Many Poles, Czechs etc are especially bitter over this.

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  • 162. At 4:47pm on 20 Aug 2010, colonelartist wrote:

    The problem with going into details is that one finds out that no one is integrated with anyone else..And everyone wants every one else to be integrated with them..Next time, when you leaders prepare you for some adventure, telling you all sorts of lies, you should keep in mind to resonert everything they tell you in great details..Not touch the topic superficially..Because after and during the adventure, everyone would say, he or she was against this adventure..

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  • 163. At 4:49pm on 20 Aug 2010, colonelartist wrote:

    54 recruits killed in baghdad today, A fine farewell to the interventionists..

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  • 164. At 4:49pm on 20 Aug 2010, Simon21 wrote:

    140. At 03:32am on 20 Aug 2010, AndreaNY wrote:
    136. Gavrielle_LaPoste:

    We've seen our leaders face 2 extreme challenges in the last decade: 9/11 and the potential collapse of our financial system. In my view, both did what they thought was necessary and both are being beaten up for having done so.

    I often think about Bush and Cheney in the days after 9/11 believing another attack was imminent. As parties responsible for our nation's safety, theirs was a very tough position. A surprise attack, which meant war to them."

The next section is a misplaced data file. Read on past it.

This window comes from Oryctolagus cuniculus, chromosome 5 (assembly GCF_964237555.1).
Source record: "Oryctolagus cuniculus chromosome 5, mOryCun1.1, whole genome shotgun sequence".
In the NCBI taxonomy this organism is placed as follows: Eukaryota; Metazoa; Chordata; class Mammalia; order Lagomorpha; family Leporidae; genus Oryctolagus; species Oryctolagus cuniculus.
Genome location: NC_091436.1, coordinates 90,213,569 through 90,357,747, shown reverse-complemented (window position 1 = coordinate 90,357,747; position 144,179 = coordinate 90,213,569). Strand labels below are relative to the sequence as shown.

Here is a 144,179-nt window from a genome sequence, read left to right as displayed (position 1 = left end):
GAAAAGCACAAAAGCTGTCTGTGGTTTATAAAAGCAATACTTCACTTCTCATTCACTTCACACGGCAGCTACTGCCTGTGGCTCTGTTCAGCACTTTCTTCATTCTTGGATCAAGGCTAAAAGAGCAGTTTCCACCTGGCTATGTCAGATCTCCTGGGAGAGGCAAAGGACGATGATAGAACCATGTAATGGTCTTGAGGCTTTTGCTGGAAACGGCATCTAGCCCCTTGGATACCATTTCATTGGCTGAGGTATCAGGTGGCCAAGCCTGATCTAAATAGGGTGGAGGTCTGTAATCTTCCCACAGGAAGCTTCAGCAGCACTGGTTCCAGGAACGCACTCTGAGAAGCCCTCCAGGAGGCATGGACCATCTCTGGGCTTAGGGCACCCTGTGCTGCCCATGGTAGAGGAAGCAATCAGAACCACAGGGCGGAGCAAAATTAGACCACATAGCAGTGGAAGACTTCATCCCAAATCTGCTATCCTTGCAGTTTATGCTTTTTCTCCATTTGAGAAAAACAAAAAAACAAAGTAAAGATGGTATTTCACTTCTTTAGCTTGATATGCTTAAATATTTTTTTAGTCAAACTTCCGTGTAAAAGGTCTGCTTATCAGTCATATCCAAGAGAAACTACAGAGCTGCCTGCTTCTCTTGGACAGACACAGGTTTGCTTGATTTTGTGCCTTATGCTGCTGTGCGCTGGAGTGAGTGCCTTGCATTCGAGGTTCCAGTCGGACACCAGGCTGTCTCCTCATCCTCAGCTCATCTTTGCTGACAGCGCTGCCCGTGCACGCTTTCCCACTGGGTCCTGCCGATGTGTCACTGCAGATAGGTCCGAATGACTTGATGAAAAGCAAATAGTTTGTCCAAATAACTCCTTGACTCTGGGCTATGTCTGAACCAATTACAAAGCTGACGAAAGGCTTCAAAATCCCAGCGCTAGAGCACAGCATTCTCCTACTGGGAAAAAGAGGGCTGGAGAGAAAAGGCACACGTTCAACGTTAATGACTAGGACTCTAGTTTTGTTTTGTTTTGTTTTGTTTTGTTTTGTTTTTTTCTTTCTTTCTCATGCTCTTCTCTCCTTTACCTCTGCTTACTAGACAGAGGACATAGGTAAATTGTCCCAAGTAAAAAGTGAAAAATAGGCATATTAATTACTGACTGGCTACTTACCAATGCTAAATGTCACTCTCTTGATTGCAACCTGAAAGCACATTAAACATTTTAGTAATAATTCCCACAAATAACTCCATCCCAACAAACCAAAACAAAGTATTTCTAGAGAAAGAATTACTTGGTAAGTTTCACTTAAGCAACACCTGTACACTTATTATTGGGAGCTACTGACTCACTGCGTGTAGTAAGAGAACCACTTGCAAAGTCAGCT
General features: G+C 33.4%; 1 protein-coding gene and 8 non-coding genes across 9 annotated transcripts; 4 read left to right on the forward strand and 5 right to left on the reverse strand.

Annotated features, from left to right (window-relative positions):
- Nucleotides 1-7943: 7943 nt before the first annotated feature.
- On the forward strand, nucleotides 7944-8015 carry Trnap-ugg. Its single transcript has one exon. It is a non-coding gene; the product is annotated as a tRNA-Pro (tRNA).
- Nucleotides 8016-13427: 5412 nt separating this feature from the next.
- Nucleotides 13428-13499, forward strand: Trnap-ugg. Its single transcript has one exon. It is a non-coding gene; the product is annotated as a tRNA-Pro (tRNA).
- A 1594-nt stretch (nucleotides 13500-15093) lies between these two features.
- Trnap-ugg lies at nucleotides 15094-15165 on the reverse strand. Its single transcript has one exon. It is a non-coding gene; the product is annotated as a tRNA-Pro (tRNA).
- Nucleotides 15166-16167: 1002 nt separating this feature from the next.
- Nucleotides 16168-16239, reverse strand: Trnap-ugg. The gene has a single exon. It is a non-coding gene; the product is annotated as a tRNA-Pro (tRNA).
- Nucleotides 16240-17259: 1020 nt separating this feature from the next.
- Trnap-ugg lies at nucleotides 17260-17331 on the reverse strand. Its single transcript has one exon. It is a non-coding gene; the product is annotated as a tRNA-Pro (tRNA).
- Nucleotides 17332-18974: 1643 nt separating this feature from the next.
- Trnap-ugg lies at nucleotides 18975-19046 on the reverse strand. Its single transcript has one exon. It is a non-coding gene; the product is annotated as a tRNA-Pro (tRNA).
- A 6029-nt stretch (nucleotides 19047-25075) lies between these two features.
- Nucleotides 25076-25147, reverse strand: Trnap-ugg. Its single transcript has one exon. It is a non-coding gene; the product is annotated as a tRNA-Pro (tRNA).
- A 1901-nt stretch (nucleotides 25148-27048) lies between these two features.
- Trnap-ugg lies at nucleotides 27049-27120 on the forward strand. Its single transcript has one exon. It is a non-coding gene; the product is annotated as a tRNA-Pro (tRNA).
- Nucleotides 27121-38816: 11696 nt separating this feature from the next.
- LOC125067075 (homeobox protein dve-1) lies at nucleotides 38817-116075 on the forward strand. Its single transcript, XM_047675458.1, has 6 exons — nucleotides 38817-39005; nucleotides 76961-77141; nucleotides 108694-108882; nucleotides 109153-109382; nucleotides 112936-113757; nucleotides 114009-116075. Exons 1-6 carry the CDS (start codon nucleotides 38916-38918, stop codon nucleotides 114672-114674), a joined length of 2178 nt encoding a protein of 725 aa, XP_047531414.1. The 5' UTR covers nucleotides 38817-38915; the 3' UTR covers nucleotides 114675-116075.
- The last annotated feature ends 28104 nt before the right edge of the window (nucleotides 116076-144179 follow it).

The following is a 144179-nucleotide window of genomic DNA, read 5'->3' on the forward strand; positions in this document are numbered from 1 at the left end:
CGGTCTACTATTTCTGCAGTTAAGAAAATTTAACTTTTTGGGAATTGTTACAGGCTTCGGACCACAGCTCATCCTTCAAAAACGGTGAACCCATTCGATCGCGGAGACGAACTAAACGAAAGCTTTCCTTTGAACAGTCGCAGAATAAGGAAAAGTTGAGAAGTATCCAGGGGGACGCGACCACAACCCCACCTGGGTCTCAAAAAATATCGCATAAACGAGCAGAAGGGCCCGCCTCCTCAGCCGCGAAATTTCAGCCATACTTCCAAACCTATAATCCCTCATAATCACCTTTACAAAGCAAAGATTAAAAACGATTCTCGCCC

------------------------------------------------------------------------

    Well a real leader is not supposed to panic. This was not the first terrorist attack to occur in the world or even the US.

    Bush's use of puerile cowboy speak (for which he did have the decency to apologise, but only after thousands of his fellow citizens had been killed and wounded in his fruitless wars).

    When Lincoln was assassinated, Johnson did not immediately order the Union armies to break off surrender negotiations. Even after Pearl Harbour (a real war) Roosevelt's admin kept a relatively clear head.
    -------------------------------------------------------------------------



    As for Obama and his Wall Street financial advisors, I don't begrudge him the bailouts, I just wish the taxpayers had had their own investment banker looking out for their interests. One hundred cents on the dollar was too sweet a deal.

    I think Obama had the easier of the two but he may not agree."